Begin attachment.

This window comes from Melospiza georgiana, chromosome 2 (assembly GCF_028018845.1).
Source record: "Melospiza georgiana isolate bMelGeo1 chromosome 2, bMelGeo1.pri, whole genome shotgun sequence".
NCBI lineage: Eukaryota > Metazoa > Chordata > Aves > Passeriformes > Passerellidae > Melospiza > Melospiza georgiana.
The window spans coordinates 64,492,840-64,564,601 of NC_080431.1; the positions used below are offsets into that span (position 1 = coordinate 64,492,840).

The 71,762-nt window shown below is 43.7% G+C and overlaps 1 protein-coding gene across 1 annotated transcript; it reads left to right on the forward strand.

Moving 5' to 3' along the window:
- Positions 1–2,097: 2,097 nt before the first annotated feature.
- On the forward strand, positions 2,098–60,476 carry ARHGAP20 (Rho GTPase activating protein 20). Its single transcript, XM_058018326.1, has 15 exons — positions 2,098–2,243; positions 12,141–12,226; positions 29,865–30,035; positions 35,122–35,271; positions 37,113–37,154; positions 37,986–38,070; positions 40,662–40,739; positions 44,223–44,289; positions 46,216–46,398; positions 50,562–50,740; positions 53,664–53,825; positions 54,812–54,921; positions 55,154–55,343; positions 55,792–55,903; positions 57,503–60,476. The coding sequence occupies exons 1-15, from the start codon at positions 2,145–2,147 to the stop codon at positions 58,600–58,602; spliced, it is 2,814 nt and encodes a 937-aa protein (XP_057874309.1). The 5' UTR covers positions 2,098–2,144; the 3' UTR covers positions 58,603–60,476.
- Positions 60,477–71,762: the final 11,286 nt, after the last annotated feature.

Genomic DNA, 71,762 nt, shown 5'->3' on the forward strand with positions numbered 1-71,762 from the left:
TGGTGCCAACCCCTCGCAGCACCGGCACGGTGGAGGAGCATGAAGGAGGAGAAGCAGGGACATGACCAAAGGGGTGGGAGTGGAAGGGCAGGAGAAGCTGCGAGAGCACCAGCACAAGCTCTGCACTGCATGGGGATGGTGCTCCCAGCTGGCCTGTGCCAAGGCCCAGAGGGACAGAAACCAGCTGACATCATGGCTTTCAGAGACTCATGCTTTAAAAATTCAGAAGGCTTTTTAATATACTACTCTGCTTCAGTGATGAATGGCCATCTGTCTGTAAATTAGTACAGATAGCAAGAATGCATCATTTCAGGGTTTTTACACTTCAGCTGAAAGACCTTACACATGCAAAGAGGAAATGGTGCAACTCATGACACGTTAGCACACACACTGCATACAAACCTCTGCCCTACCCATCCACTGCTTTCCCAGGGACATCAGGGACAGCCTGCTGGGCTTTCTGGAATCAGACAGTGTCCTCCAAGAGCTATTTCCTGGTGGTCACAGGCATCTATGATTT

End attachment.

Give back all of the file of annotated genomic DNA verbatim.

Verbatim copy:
This window comes from Melospiza georgiana, chromosome 2 (assembly GCF_028018845.1).
Source record: "Melospiza georgiana isolate bMelGeo1 chromosome 2, bMelGeo1.pri, whole genome shotgun sequence".
NCBI lineage: Eukaryota > Metazoa > Chordata > Aves > Passeriformes > Passerellidae > Melospiza > Melospiza georgiana.
The window spans coordinates 64,492,840-64,564,601 of NC_080431.1; the positions used below are offsets into that span (position 1 = coordinate 64,492,840).

The 71,762-nt window shown below is 43.7% G+C and overlaps 1 protein-coding gene across 1 annotated transcript; it reads left to right on the forward strand.

Moving 5' to 3' along the window:
- Positions 1–2,097: 2,097 nt before the first annotated feature.
- On the forward strand, positions 2,098–60,476 carry ARHGAP20 (Rho GTPase activating protein 20). Its single transcript, XM_058018326.1, has 15 exons — positions 2,098–2,243; positions 12,141–12,226; positions 29,865–30,035; positions 35,122–35,271; positions 37,113–37,154; positions 37,986–38,070; positions 40,662–40,739; positions 44,223–44,289; positions 46,216–46,398; positions 50,562–50,740; positions 53,664–53,825; positions 54,812–54,921; positions 55,154–55,343; positions 55,792–55,903; positions 57,503–60,476. The coding sequence occupies exons 1-15, from the start codon at positions 2,145–2,147 to the stop codon at positions 58,600–58,602; spliced, it is 2,814 nt and encodes a 937-aa protein (XP_057874309.1). The 5' UTR covers positions 2,098–2,144; the 3' UTR covers positions 58,603–60,476.
- Positions 60,477–71,762: the final 11,286 nt, after the last annotated feature.

Genomic DNA, 71,762 nt, shown 5'->3' on the forward strand with positions numbered 1-71,762 from the left:
TGGTGCCAACCCCTCGCAGCACCGGCACGGTGGAGGAGCATGAAGGAGGAGAAGCAGGGACATGACCAAAGGGGTGGGAGTGGAAGGGCAGGAGAAGCTGCGAGAGCACCAGCACAAGCTCTGCACTGCATGGGGATGGTGCTCCCAGCTGGCCTGTGCCAAGGCCCAGAGGGACAGAAACCAGCTGACATCATGGCTTTCAGAGACTCATGCTTTAAAAATTCAGAAGGCTTTTTAATATACTACTCTGCTTCAGTGATGAATGGCCATCTGTCTGTAAATTAGTACAGATAGCAAGAATGCATCATTTCAGGGTTTTTACACTTCAGCTGAAAGACCTTACACATGCAAAGAGGAAATGGTGCAACTCATGACACGTTAGCACACACACTGCATACAAACCTCTGCCCTACCCATCCACTGCTTTCCCAGGGACATCAGGGACAGCCTGCTGGGCTTTCTGGAATCAGACAGTGTCCTCCAAGAGCTATTTCCTGGTGGTCACAGGCATCTATGATTT